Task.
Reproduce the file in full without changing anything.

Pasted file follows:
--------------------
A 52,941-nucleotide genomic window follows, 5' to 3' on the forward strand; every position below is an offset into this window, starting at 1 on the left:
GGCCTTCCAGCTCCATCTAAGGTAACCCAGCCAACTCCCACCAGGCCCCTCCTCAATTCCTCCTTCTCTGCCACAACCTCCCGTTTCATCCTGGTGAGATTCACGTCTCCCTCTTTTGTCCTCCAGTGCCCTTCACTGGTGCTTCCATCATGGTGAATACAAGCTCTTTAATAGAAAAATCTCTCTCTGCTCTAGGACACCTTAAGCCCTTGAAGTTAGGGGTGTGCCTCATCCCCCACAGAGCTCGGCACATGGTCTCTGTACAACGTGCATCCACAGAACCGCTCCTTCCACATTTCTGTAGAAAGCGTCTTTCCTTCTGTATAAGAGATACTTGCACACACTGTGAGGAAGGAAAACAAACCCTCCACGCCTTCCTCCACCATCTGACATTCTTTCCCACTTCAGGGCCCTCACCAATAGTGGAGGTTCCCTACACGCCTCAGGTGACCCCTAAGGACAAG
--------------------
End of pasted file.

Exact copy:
A 52,941-nucleotide genomic window follows, 5' to 3' on the forward strand; every position below is an offset into this window, starting at 1 on the left:
GGCCTTCCAGCTCCATCTAAGGTAACCCAGCCAACTCCCACCAGGCCCCTCCTCAATTCCTCCTTCTCTGCCACAACCTCCCGTTTCATCCTGGTGAGATTCACGTCTCCCTCTTTTGTCCTCCAGTGCCCTTCACTGGTGCTTCCATCATGGTGAATACAAGCTCTTTAATAGAAAAATCTCTCTCTGCTCTAGGACACCTTAAGCCCTTGAAGTTAGGGGTGTGCCTCATCCCCCACAGAGCTCGGCACATGGTCTCTGTACAACGTGCATCCACAGAACCGCTCCTTCCACATTTCTGTAGAAAGCGTCTTTCCTTCTGTATAAGAGATACTTGCACACACTGTGAGGAAGGAAAACAAACCCTCCACGCCTTCCTCCACCATCTGACATTCTTTCCCACTTCAGGGCCCTCACCAATAGTGGAGGTTCCCTACACGCCTCAGGTGACCCCTAAGGACAAG